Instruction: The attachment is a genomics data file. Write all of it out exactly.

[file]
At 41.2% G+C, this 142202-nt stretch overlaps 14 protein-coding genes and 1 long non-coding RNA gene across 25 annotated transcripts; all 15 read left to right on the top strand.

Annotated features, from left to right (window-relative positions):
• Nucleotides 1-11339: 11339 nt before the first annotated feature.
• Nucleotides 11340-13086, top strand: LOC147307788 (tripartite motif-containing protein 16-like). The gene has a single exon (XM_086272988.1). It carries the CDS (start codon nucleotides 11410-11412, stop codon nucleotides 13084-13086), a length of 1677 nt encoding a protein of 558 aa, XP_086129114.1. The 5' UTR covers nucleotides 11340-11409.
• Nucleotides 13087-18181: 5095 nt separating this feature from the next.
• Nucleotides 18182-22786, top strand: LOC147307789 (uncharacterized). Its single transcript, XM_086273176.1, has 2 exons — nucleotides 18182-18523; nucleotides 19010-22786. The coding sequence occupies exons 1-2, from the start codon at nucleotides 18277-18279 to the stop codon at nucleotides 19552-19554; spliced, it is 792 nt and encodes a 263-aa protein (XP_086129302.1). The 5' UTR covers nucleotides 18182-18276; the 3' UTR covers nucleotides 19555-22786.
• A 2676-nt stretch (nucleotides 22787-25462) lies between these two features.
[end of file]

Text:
At 41.2% G+C, this 142202-nt stretch overlaps 14 protein-coding genes and 1 long non-coding RNA gene across 25 annotated transcripts; all 15 read left to right on the top strand.

Annotated features, from left to right (window-relative positions):
• Nucleotides 1-11339: 11339 nt before the first annotated feature.
• Nucleotides 11340-13086, top strand: LOC147307788 (tripartite motif-containing protein 16-like). The gene has a single exon (XM_086272988.1). It carries the CDS (start codon nucleotides 11410-11412, stop codon nucleotides 13084-13086), a length of 1677 nt encoding a protein of 558 aa, XP_086129114.1. The 5' UTR covers nucleotides 11340-11409.
• Nucleotides 13087-18181: 5095 nt separating this feature from the next.
• Nucleotides 18182-22786, top strand: LOC147307789 (uncharacterized). Its single transcript, XM_086273176.1, has 2 exons — nucleotides 18182-18523; nucleotides 19010-22786. The coding sequence occupies exons 1-2, from the start codon at nucleotides 18277-18279 to the stop codon at nucleotides 19552-19554; spliced, it is 792 nt and encodes a 263-aa protein (XP_086129302.1). The 5' UTR covers nucleotides 18182-18276; the 3' UTR covers nucleotides 19555-22786.
• A 2676-nt stretch (nucleotides 22787-25462) lies between these two features.